Demand-side Account on Firm Strategies in Response to Technological and Regulatory Changes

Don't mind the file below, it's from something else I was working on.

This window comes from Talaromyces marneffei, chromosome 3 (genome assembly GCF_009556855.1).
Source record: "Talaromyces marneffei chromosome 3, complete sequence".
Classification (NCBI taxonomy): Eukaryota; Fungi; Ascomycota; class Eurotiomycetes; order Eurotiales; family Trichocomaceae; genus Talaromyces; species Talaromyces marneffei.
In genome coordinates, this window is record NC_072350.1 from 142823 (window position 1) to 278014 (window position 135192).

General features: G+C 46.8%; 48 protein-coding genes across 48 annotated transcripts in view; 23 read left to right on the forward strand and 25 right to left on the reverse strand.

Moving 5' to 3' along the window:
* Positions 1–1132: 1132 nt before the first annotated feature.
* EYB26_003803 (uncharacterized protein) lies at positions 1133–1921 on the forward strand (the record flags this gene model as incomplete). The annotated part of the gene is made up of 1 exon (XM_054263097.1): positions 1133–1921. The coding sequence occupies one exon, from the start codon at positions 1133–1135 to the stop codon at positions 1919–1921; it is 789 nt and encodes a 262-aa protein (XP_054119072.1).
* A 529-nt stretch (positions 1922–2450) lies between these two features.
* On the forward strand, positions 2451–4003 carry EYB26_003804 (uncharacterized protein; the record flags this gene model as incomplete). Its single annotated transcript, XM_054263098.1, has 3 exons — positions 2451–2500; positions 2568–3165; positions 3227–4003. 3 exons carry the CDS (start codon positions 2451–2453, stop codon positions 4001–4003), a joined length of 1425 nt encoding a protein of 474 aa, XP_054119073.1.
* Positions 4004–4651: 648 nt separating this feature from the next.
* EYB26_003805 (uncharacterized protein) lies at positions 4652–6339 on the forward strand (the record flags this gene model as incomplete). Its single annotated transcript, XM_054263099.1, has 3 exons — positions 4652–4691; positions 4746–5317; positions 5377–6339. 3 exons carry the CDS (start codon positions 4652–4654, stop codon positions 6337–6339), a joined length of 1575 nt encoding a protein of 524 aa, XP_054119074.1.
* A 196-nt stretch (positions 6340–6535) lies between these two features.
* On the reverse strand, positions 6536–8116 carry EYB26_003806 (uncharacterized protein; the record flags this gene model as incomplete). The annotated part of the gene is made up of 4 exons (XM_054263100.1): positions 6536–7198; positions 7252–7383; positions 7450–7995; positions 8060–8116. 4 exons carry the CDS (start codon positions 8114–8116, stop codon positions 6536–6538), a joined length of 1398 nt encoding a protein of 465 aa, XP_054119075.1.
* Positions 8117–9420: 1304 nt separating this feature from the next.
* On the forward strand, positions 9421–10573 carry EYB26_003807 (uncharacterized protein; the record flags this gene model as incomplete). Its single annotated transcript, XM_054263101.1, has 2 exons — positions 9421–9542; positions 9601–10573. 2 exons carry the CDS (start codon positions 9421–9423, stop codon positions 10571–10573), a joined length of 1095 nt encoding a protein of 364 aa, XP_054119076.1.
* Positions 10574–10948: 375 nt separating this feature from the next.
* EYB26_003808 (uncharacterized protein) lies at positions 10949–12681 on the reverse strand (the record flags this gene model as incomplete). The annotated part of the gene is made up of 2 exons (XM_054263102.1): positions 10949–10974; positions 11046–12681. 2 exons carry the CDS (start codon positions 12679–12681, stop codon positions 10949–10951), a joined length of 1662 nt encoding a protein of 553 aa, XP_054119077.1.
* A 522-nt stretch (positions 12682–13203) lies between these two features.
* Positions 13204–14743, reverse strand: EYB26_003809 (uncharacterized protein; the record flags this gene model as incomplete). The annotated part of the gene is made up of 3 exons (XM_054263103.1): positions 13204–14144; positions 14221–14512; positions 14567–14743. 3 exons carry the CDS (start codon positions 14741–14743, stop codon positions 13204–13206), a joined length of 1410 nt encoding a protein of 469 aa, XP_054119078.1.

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The focus of my dissertation is to understand how firms adapt to a new demand environment by leveraging their vertical and horizontal scope, the change triggered by an arrival of either new technological or regulatory regime. I follow an abductive approach to understand mechanisms using both quantitative and qualitative data in the context of the medical diagnostic imaging industry. In the first chapter, I document the process of an important technological regime change occurred in the early 1990s—standardization in medical image communication. Identifying users as an important actor, the chapter describes how the emergence of a medical image sharing platform and its underlying standard was triggered and influenced by user group’s (i.e., radiologists) request for interoperability across various imaging equipment. The chapter reveals that users can actively shapes both standard-setting process and a resulting competitive landscape for firms. The second chapter examines how the emergence of the standardized open platform affects firms’ product diversification, which connects pre-existing standalone products that were technologically independent but complementary for users. Compatibility and modularization reduced the benefit of internal coordination, but also lead to an increase in end-users’ heterogenous needs thanks to their ability to mix and match products, which in turn increased the benefit of internal coordination. I find the pattern of increasing product diversity in the post-standard period, which was particularly driven by the firms that became integrators to create customized systems around their platform software. The third chapter studies how and why prior differences in vertical structure affects firms’ ability to adapt to sudden and exogenous decreases in demand. Exploiting a major Medicare reform that created an unexpected negative derived demand shock for imaging device manufacturers, the analysis suggests that integrated firms were more likely to exit treated markets than nonintegrated firms. Drawing on literature conceptualizing firms’ vertical boundaries as a representation of existing resources and governance choices, the study explains that integrated firms with dedicated sales force were not able to shed costs associated with downstream sales functions effectively, while non-integrated firms were poised for timely reconfiguration by working closely with distributors in the locations unaffected by the shock. Together, the three chapters acknowledge the demand-side factors as an important source of change in firms’ external environment that firms (should) actively incorporate when deciding their scope of activities, which has been overlooked in the standard-setting, ecosystem, and diversification literature.